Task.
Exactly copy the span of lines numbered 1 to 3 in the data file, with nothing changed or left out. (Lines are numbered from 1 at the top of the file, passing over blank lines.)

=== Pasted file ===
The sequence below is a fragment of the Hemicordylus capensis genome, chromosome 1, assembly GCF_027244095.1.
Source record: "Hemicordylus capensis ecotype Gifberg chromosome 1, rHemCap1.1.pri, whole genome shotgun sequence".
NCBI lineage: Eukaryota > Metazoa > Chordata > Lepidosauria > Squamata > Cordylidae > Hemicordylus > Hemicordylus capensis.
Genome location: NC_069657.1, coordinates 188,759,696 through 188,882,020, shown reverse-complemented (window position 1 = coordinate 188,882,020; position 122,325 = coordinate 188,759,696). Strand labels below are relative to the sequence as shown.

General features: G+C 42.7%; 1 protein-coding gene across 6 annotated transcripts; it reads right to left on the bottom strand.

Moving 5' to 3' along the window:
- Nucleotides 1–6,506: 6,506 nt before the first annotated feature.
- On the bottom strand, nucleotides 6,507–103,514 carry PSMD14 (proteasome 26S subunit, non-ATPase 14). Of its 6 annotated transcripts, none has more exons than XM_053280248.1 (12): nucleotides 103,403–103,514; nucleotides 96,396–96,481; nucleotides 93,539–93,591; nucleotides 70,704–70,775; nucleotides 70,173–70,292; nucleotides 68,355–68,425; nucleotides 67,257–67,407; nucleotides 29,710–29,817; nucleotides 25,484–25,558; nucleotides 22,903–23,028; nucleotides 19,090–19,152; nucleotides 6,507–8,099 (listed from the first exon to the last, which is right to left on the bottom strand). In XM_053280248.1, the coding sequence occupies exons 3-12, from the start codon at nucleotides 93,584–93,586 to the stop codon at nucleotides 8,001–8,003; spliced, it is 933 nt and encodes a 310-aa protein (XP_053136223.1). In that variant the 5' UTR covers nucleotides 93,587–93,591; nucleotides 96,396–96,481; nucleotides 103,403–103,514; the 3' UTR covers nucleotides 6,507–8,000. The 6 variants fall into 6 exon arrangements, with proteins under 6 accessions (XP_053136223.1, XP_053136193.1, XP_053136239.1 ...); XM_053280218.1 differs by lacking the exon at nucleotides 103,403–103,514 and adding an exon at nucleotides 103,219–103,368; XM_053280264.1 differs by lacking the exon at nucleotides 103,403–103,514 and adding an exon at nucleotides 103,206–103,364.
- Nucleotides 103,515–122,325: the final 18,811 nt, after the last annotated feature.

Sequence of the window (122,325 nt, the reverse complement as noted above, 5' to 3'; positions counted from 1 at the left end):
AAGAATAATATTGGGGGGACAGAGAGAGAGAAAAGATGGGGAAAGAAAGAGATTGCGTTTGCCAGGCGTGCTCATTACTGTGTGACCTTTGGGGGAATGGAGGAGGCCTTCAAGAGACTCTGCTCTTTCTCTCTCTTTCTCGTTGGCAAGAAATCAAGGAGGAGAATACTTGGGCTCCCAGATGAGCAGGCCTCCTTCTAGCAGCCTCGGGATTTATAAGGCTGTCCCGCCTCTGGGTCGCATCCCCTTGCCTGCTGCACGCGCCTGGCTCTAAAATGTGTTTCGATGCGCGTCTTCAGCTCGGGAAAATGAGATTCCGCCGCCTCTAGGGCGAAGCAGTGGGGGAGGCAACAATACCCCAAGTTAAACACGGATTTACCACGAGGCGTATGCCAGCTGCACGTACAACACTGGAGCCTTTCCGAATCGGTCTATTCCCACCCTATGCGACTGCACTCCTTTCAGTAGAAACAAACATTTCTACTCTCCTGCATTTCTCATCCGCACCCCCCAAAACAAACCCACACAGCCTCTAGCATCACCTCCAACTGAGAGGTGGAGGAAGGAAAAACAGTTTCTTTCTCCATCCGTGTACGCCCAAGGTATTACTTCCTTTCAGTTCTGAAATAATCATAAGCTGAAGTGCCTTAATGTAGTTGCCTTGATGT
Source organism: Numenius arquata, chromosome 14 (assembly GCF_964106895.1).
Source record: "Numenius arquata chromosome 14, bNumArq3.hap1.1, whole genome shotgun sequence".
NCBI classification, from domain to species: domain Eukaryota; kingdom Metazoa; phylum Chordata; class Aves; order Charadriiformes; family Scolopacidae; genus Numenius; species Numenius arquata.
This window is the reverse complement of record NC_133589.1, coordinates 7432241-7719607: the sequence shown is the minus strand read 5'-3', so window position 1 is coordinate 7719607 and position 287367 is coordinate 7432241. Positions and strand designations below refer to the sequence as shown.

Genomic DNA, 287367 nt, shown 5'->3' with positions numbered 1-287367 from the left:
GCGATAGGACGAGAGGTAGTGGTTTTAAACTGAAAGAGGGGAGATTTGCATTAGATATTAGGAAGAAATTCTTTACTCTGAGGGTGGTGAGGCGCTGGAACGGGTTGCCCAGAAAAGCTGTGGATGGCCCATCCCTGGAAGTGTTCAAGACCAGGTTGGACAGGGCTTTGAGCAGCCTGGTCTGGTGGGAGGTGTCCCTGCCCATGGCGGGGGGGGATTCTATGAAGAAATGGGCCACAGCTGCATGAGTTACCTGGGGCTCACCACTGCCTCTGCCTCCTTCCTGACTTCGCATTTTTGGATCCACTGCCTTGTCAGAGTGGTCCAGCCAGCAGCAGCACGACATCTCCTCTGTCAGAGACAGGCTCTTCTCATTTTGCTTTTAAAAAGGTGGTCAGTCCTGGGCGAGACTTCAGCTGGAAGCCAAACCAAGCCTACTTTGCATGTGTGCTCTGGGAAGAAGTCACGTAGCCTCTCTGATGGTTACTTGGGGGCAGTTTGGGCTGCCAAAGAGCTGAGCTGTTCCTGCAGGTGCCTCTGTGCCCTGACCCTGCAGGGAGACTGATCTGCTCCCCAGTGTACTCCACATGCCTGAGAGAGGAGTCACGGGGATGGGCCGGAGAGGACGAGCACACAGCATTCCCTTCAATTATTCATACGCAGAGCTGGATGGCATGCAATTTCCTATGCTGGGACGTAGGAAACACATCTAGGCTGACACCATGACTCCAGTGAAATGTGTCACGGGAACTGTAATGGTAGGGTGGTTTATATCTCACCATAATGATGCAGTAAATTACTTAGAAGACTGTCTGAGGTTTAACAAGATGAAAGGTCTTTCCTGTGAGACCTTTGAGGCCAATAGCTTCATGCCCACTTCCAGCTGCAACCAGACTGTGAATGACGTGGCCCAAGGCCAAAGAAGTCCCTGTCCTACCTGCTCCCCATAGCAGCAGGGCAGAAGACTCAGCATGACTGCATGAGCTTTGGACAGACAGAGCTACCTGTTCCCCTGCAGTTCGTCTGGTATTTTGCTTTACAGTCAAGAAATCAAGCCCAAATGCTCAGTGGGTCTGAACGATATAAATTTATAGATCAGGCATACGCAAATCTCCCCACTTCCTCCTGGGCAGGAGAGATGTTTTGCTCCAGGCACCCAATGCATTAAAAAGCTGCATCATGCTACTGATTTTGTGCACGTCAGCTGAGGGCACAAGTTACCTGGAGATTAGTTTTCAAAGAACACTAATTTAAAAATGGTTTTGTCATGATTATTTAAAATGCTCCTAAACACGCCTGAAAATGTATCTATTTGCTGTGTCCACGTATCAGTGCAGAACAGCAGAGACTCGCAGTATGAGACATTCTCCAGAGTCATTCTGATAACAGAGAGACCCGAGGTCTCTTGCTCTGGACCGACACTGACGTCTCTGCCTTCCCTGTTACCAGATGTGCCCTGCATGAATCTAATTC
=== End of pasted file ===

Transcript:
The sequence below is a fragment of the Hemicordylus capensis genome, chromosome 1, assembly GCF_027244095.1.
Source record: "Hemicordylus capensis ecotype Gifberg chromosome 1, rHemCap1.1.pri, whole genome shotgun sequence".
NCBI lineage: Eukaryota > Metazoa > Chordata > Lepidosauria > Squamata > Cordylidae > Hemicordylus > Hemicordylus capensis.